The Way of Wendell Berry

Americans know how to talk of progress in terms of consumer goods, individual liberties, and power over nature, but have no use for the language of communal health and the idea of discipline. Wendell Berry provides a way forward.

Wendell Berry has not been blessed in his admirers. They tend to be less acute and measured than their hero, whose prophetic authority they use to underwrite expressions of mere hysteria or fogeyish irritability. Thinking they have found the whole truth in their hero, they read him like an oracle and quote him like scripture. Indeed, Berry’s clinical clarity sometimes suggests divine arrogance. Still, arrogant geniuses are not unheard of, and it is in any case worth knowing why this man’s thought has resonated with many people who do not seem foolish.

Berry’s oeuvre is large and rich, including numerous essays on a wide variety of topics, as well as poetry and fiction of a high order. A short essay cannot pretend to exhaust him, even in summary, so I restrict my discussion to a single fruitful notion: Discipline.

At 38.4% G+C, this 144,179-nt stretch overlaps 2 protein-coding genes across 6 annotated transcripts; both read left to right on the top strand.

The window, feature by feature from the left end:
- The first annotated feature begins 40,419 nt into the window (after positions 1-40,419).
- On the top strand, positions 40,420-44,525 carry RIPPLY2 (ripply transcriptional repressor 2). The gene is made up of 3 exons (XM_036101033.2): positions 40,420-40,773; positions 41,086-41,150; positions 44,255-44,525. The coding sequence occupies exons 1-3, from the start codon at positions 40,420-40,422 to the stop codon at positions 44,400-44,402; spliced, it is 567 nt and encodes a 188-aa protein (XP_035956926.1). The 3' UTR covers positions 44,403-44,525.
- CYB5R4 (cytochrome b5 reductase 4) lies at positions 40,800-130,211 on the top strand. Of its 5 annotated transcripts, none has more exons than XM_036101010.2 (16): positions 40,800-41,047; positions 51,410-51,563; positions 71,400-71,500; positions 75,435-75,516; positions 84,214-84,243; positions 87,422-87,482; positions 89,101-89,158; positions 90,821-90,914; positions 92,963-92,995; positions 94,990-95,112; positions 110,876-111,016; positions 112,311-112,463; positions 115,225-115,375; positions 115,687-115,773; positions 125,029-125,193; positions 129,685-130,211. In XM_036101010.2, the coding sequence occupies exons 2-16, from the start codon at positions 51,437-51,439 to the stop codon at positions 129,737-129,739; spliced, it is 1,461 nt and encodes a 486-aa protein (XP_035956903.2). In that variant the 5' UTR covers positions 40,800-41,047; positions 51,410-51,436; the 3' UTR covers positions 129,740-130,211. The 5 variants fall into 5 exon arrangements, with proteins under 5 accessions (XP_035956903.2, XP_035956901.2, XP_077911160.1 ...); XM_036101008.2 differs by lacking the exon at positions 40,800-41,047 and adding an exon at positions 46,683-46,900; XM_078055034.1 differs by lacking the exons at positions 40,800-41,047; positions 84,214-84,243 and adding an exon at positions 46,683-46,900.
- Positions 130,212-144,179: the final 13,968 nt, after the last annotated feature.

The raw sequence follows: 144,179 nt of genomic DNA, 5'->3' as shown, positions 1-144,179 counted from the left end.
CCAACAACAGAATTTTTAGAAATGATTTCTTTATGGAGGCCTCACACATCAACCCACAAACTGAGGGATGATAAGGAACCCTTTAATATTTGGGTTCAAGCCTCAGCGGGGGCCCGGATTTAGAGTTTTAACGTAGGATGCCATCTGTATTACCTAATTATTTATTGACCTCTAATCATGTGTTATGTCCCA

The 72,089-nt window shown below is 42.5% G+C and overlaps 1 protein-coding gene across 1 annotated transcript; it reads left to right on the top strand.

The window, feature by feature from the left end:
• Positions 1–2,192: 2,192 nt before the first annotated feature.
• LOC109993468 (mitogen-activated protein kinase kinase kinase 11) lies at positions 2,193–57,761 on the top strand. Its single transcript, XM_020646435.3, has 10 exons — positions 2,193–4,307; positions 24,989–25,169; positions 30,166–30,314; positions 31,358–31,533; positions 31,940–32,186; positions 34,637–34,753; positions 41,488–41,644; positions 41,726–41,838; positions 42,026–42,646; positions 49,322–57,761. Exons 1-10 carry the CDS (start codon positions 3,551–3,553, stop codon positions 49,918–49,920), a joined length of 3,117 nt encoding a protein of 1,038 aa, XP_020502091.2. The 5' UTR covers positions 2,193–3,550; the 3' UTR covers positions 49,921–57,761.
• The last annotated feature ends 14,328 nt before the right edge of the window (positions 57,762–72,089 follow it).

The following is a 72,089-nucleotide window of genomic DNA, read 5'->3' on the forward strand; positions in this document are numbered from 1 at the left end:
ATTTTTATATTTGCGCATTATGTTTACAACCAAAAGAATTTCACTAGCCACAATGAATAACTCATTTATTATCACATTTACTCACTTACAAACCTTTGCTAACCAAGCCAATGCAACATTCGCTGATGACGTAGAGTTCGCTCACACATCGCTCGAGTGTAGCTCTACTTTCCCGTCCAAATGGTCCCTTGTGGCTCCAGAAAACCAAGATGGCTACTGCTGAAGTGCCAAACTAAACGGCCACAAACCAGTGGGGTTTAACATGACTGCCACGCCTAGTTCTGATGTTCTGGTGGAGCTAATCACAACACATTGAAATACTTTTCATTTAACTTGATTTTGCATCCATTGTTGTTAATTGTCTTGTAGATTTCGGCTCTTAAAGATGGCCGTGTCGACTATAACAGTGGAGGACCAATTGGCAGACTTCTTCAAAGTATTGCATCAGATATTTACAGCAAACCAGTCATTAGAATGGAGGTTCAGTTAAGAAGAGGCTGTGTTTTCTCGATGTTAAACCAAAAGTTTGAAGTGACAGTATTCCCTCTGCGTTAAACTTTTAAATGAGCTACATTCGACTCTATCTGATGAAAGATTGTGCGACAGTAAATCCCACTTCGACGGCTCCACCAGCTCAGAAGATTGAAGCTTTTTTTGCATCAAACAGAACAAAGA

Because he finds politicians’ triumphalist comparisons between the U.S. and other countries meaningless and evasive, Berry is sometimes considered anti-American. But he is, in truth, no more anti-American than Dante was anti-Florentine. Only the loving anger of a true patriot could sustain five decades of elegant invective. In “Discipline and Hope,” his seminal exercise in critical patriotism, Berry diagnoses the contemporary United States with chronic despair and prescribes discipline as a remedy. To understand what he means, it will help to forget glib abstract arguments for or against “modernity.” Take the concrete example of the family meal. Why do we feel, intuitively, that gratitude, propriety, and other even vaguer things, oblige members of a household to be present at the major meal of the day?

Berry would say that we still recognize the power and desirability of a certain social discipline called family dinner. This discipline enacts an ideal many of us still believe in, and still hope to achieve—the ideal of the family as the basic human community of mutual care. The family members harmoniously enact the relations of their shared life: they draw on a common store of sustenance (ideally grown or prepared by some of them), they talk, educate and amuse each other, air and solve problems, cement bonds of affection and understanding, and so on.